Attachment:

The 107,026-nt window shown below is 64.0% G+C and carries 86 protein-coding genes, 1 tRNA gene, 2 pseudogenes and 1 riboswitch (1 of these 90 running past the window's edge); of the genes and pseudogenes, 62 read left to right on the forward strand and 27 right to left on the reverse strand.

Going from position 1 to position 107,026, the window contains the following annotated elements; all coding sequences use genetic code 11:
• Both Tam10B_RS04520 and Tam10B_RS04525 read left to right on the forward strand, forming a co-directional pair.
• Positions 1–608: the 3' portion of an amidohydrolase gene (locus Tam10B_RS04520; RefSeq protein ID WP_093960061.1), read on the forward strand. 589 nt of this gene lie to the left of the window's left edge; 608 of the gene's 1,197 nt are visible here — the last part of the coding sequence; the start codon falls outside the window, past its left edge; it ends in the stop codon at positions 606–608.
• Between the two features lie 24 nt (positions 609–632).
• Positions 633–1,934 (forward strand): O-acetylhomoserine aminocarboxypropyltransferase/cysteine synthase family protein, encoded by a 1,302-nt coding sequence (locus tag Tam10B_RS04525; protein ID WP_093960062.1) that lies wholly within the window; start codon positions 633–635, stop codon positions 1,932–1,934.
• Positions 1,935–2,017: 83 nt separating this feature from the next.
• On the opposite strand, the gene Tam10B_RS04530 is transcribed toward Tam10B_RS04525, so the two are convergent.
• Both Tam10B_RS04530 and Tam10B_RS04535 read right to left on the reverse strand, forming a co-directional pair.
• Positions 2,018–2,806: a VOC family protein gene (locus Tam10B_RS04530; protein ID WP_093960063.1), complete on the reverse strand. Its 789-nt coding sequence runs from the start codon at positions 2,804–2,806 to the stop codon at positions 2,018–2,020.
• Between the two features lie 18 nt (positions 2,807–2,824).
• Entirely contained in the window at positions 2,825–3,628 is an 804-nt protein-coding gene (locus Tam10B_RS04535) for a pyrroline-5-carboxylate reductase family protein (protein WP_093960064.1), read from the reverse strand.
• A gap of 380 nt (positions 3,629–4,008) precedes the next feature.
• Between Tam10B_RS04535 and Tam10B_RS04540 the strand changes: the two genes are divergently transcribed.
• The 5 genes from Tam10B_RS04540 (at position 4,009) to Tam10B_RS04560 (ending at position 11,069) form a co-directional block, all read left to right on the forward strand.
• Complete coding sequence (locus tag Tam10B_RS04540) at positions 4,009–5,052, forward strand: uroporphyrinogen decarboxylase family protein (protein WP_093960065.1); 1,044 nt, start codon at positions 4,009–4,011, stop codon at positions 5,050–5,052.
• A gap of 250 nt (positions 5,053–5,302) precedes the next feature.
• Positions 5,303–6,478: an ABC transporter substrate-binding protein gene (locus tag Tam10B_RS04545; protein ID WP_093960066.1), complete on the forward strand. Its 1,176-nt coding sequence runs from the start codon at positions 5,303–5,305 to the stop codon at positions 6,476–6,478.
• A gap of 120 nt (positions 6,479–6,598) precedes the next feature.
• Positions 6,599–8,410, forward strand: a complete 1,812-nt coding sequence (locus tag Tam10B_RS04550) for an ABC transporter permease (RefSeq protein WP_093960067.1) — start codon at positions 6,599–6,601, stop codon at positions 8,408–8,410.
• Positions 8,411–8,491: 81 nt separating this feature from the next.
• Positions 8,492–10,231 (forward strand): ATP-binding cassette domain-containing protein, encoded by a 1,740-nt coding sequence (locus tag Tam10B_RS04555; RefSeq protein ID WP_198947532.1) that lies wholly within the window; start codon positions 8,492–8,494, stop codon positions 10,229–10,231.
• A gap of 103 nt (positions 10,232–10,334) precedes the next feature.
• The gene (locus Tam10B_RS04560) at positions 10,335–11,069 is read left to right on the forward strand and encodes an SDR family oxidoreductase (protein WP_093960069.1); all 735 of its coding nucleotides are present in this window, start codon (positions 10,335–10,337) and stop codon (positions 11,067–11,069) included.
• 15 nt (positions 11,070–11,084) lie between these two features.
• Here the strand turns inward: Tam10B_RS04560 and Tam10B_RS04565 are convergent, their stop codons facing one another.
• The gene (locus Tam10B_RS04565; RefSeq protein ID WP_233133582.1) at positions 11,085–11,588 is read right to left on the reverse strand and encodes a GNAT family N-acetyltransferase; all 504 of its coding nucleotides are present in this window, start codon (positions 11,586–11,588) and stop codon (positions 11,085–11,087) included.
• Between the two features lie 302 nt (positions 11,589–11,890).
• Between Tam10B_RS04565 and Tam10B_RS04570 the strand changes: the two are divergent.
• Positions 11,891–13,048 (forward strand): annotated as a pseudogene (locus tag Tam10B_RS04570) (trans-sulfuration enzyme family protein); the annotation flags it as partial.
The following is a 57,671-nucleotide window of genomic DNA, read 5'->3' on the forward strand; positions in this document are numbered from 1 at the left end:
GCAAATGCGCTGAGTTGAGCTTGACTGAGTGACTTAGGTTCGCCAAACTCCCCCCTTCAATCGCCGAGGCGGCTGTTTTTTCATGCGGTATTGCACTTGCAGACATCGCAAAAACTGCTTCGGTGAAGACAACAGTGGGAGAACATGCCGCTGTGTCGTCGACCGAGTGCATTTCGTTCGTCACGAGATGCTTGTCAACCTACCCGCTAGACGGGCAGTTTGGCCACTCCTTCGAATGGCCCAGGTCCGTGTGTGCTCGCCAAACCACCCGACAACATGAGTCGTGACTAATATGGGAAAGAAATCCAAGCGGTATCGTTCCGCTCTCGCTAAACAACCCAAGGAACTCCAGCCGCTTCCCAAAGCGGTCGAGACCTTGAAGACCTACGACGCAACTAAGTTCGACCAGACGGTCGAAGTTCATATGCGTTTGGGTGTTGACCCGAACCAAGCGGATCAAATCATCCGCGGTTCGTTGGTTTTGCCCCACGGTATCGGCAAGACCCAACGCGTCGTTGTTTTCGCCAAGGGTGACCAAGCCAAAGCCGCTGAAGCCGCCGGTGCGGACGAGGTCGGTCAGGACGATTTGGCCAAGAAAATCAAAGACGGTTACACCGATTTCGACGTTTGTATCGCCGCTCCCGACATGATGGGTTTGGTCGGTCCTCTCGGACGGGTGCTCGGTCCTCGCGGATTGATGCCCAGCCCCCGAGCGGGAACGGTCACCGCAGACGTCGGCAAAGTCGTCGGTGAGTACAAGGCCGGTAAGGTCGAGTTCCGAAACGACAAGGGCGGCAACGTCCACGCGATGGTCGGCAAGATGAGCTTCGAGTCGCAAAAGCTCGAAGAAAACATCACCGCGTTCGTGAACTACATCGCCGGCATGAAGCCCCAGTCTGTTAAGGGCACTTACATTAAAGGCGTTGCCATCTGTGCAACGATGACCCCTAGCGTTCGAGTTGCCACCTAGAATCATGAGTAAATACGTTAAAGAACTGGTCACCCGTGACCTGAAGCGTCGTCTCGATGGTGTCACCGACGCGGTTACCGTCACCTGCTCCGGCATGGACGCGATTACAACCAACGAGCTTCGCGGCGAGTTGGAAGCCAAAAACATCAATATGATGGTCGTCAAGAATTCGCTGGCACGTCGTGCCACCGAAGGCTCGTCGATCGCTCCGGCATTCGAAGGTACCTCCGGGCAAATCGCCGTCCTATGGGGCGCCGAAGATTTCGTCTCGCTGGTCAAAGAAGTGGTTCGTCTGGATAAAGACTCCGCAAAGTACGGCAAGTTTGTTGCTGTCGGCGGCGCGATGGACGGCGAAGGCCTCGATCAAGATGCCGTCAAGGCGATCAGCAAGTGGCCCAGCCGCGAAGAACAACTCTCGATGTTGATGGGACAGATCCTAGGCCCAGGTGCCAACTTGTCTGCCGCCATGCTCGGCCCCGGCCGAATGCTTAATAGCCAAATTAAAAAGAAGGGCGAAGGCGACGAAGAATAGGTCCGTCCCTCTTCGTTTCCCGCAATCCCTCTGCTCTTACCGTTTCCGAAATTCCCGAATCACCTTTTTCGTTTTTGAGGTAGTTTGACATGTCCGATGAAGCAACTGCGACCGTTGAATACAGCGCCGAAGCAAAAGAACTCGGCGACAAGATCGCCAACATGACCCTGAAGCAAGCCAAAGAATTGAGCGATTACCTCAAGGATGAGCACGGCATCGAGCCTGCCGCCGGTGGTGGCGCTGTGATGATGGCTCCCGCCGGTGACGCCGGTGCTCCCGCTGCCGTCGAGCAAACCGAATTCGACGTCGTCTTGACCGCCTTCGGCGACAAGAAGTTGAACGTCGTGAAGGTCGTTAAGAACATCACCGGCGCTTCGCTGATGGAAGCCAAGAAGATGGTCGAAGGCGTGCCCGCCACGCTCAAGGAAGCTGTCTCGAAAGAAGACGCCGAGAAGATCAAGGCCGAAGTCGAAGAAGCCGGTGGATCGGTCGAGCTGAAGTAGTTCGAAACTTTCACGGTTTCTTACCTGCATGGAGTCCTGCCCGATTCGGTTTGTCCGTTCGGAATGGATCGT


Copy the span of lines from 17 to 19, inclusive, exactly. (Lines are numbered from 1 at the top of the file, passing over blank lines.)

• A gap of 250 nt (positions 5,053–5,302) precedes the next feature.
• Positions 5,303–6,478: an ABC transporter substrate-binding protein gene (locus tag Tam10B_RS04545; protein ID WP_093960066.1), complete on the forward strand. Its 1,176-nt coding sequence runs from the start codon at positions 5,303–5,305 to the stop codon at positions 6,476–6,478.
• A gap of 120 nt (positions 6,479–6,598) precedes the next feature.